Q. Re: Courtney: I once had a professor who would reflexively use the name “Stacy” for a generic female and then mutter, to a room full of students born in the ’80s, “That’s such an ’80s name.” The Stacys in the room—and there always was at least one—got a good laugh out of it.

A: I’ll add this to my repertoire! But a quick look at a reference confirms my sense that Stacy is such a ’70s name.

From an article on ostentatious baby names:

The reason is simple. If you really want your kid to be special, a name is not going to do it. Your kid is going to have to earn it. She is going to have to work hard and sacrifice. She’ll have to try and fail and eventually find her place — find whatever she’s good at — and then work harder to develop her talents.

It will be easier to do that if she is humble. And it will be easier for her to be humble if she doesn’t have a name that makes her think she’s precious and special and God’s gift to the universe (such as Nevaeh, which is heaven spelled backward).

It’s nobody’s fault that we’re screwing up kids’ names — we’re screwing up a lot of things. We’re doing it because we’re able to. We’re able to because the American experiment has produced untold wealth — which shifted our focus from trying to subsist, as our parents did, to fretting over what to name our kids.

We have to knock it off, though.

From an ESPN interview with Frostee Rucker, football player:

How did you get the name Frostee?

“My pop [Len] was a DJ while he was in the military and they called him DJ Frost because they said he was cold on the spins. [They called him] Frost, Frostee all that. No matter what he named me they were going to call me Little Frost anyway, so they named me Frostee.”

So Frostee is your given name?

“Yup, that’s my given name.”

What was it like growing up named Frostee?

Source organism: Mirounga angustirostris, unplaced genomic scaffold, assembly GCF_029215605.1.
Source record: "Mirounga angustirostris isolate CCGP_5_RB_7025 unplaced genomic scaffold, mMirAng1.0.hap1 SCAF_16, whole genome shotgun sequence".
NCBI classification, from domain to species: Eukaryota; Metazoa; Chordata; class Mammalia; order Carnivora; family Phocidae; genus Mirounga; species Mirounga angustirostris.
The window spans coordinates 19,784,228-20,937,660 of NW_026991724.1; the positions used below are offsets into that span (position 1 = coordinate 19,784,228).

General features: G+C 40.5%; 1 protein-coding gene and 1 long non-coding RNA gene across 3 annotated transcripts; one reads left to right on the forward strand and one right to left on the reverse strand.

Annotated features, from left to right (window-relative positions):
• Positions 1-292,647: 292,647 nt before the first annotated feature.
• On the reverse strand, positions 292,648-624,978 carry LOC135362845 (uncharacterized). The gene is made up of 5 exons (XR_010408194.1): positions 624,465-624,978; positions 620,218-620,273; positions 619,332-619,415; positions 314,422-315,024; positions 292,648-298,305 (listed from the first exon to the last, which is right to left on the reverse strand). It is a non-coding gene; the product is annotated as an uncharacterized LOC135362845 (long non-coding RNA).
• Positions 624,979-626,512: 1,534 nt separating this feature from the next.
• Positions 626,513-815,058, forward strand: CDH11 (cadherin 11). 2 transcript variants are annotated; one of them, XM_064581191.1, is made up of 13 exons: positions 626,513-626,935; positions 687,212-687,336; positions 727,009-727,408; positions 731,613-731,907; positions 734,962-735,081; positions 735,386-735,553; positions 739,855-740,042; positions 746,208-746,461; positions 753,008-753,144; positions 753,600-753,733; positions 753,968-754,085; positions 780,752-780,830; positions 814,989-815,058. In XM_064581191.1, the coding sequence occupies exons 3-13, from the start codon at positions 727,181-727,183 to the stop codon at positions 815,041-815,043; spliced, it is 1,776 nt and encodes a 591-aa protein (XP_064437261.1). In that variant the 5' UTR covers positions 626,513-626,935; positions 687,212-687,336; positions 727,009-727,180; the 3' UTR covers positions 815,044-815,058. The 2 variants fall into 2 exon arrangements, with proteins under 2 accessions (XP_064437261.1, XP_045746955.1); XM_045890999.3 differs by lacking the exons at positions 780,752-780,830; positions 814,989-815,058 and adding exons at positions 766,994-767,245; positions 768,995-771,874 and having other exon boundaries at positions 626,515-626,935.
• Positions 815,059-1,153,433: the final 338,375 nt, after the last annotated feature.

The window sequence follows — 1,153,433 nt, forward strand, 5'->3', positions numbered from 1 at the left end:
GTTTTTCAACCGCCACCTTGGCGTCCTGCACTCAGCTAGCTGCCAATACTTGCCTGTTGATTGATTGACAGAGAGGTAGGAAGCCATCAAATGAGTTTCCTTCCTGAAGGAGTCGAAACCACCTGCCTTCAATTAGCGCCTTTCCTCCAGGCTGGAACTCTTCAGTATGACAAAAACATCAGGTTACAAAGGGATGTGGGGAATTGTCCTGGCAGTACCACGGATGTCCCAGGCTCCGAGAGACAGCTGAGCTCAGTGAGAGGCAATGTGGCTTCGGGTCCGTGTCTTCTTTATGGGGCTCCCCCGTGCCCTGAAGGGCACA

“It sucked growing up really because kids at Christmas time and teachers, and me being African American, it just didn’t all come together but about [the] time I came to high school it became a household name in Orange County (Calif.).

“It’s just benefited [me] from then. It’s always caught peoples’ eye in the paper and they wanted to know more. So I don’t know if I’ll name my kid that if I ever have one but at the same time being unique isn’t bad either.”

From German Court Upholds Ban on Extra-Long Names in TIME Magazine:

The decision on which names to accept and which to reject is generally left to the local registrar, but that decision can be contested in court. And sometimes the court’s ruling can seem rather arbitrary. While the names Stompie, Woodstock and Grammophon have been rejected by German courts in the past, the similarly creative parents of Speedy, Lafayette and Jazz were granted their name of choice.

(Grammophon is German for Gramophone.)

From a Slate article on Puritan names:

A wide variety of Hebrew names came into common usage beginning in 1560, when the first readily accessible English Bible was published. But by the late 16th century many Puritan communities in Southern Britain saw common names as too worldly, and opted instead to name children after virtues or with religious slogans as a way of setting the community apart from non-Puritan neighbors. Often, Puritan parents chose names that served to remind the child about sin and pain.